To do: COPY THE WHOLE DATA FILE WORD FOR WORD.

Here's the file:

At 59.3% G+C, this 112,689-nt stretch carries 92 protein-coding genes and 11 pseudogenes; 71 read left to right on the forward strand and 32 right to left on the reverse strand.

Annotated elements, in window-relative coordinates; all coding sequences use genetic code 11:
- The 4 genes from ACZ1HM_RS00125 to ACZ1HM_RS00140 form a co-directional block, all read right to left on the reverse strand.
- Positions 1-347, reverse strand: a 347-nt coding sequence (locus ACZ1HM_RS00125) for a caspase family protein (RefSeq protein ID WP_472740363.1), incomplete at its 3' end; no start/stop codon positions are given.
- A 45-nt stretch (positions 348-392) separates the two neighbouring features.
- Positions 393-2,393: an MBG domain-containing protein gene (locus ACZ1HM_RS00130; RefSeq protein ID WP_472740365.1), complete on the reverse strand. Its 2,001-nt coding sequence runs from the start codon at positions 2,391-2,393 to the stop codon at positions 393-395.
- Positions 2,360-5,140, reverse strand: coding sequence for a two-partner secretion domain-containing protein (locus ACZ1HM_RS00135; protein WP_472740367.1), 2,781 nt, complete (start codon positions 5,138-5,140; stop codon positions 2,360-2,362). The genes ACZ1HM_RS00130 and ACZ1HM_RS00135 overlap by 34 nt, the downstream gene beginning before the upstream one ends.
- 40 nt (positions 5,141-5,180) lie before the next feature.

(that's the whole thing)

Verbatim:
At 59.3% G+C, this 112,689-nt stretch carries 92 protein-coding genes and 11 pseudogenes; 71 read left to right on the forward strand and 32 right to left on the reverse strand.

Annotated elements, in window-relative coordinates; all coding sequences use genetic code 11:
- The 4 genes from ACZ1HM_RS00125 to ACZ1HM_RS00140 form a co-directional block, all read right to left on the reverse strand.
- Positions 1-347, reverse strand: a 347-nt coding sequence (locus ACZ1HM_RS00125) for a caspase family protein (RefSeq protein ID WP_472740363.1), incomplete at its 3' end; no start/stop codon positions are given.
- A 45-nt stretch (positions 348-392) separates the two neighbouring features.
- Positions 393-2,393: an MBG domain-containing protein gene (locus ACZ1HM_RS00130; RefSeq protein ID WP_472740365.1), complete on the reverse strand. Its 2,001-nt coding sequence runs from the start codon at positions 2,391-2,393 to the stop codon at positions 393-395.
- Positions 2,360-5,140, reverse strand: coding sequence for a two-partner secretion domain-containing protein (locus ACZ1HM_RS00135; protein WP_472740367.1), 2,781 nt, complete (start codon positions 5,138-5,140; stop codon positions 2,360-2,362). The genes ACZ1HM_RS00130 and ACZ1HM_RS00135 overlap by 34 nt, the downstream gene beginning before the upstream one ends.
- 40 nt (positions 5,141-5,180) lie before the next feature.